Haphazard cut-outs of helium-light elves’ organs in the green-scale of summer magic seep through tiny cracks in the sturdy wall of stark reality that blocks our subconscious view into the worlds of mysteries and Lilliputian enchantment, where almost invisible twitter birds sweep past, back and forth, cutting the air like fairytale Apus apus (Swift; Martinet noir).

Apus apus & Apus melba

Vibratory, rhythmical occurrences whisper by, inconspicuously, barely touching your nose tip and the hairs on your ears while breezing by your situation in lush fingertip flybys!
This sound world holds your attention with its enticing sparseness and its fragility of line.
Kit Powell uses his material in a very clever artisanship. I’m inspired greatly by this piece. This is high quality sound art, on pair with the best of electroacoustics, even historically. Enjoy!

Track 5 introduces Craig Sengelow’s “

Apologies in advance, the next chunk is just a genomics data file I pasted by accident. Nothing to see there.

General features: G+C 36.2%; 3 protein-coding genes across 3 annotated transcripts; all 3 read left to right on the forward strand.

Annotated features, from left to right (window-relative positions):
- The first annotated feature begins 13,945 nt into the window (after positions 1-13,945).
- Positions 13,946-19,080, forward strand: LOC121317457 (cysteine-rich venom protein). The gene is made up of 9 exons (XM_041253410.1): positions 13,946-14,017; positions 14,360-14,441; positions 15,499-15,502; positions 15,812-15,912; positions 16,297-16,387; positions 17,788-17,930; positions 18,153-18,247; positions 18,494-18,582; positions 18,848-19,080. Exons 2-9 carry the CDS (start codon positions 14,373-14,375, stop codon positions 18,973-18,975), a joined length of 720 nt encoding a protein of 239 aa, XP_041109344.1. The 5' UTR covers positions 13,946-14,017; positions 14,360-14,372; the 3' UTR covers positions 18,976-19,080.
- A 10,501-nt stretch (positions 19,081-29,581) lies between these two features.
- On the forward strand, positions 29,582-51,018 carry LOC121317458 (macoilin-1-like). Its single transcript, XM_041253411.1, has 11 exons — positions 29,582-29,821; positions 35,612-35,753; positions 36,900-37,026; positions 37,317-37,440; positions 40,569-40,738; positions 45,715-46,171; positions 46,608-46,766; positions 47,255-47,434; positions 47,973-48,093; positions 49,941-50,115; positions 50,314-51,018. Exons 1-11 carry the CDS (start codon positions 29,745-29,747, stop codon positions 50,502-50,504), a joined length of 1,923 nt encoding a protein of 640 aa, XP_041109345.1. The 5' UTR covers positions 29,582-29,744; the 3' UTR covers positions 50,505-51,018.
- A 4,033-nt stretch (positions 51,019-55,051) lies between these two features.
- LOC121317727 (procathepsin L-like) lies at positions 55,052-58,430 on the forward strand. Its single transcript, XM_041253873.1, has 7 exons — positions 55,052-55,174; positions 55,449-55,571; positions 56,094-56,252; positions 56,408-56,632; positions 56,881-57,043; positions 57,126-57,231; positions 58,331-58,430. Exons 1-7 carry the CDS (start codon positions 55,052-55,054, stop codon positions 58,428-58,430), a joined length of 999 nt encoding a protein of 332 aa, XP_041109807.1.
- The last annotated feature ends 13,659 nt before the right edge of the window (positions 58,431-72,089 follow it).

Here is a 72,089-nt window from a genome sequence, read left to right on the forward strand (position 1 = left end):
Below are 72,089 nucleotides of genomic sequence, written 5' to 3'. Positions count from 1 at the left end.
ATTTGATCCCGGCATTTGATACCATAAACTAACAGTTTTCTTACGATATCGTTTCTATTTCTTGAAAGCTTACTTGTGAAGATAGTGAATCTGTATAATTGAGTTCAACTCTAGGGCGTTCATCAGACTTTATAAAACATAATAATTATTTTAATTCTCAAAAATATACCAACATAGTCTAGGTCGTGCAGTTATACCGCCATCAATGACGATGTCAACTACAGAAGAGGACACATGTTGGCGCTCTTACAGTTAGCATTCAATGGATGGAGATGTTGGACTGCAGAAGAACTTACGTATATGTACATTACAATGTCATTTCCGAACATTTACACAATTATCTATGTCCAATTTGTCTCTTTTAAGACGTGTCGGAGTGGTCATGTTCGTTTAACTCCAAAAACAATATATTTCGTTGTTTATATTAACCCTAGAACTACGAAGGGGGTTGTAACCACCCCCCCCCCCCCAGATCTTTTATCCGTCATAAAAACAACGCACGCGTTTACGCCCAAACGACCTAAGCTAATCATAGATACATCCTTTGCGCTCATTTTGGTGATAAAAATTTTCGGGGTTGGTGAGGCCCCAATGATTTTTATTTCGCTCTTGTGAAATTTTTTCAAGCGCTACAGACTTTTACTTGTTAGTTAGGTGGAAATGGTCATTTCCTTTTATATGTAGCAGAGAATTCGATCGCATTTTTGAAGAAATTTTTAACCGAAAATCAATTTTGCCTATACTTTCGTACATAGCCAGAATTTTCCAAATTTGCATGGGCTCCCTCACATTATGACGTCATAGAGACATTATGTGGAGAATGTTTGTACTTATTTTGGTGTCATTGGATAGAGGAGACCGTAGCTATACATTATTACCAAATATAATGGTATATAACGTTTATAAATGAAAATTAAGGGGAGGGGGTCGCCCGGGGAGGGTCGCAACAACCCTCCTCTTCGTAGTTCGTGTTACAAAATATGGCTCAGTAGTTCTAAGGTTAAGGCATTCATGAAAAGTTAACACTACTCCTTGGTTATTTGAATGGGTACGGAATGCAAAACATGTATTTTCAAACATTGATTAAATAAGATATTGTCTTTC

Funhouse”. This composer is fairly young (1971), but he has already worked quite a bit in the areas of orchestral and electroacoustic composition, while he has also performed with and composed for various rock and improvisation groups, and much of his time has been devoted to composing for dance, theatre and film.
The title of this piece refers to the classical amusement park funhouses, in the sense that Sengelow has intended to play around with the sounds in a similar way that your senses get tricked in a fun fair funhouse.
Another important property of this work is its juxtaposition of urban-rural, of human past and present, of nature versus superficial construction, in that the source sounds stem from two wildly different areas; New Zealand wilderness with native birds and the London subway!
The early sounds of “
Funhouse” transport me to childhood marshes and bogs deep inside Swedish coniferous forests of the 1950s, where Black Grouses (Tetrao tetrix) play and court in a rippling texture of continuous calls.
The jingle jangle early morning frost feel carries over into an eerie steel frame sequence of screeching railway cars – but the origins of the sounds are crossbred to produce a sonic guise with steel claws and feathery wings, its beak pointing away from the past, towards a cyborg future of steel skeletons and birds’ poetry.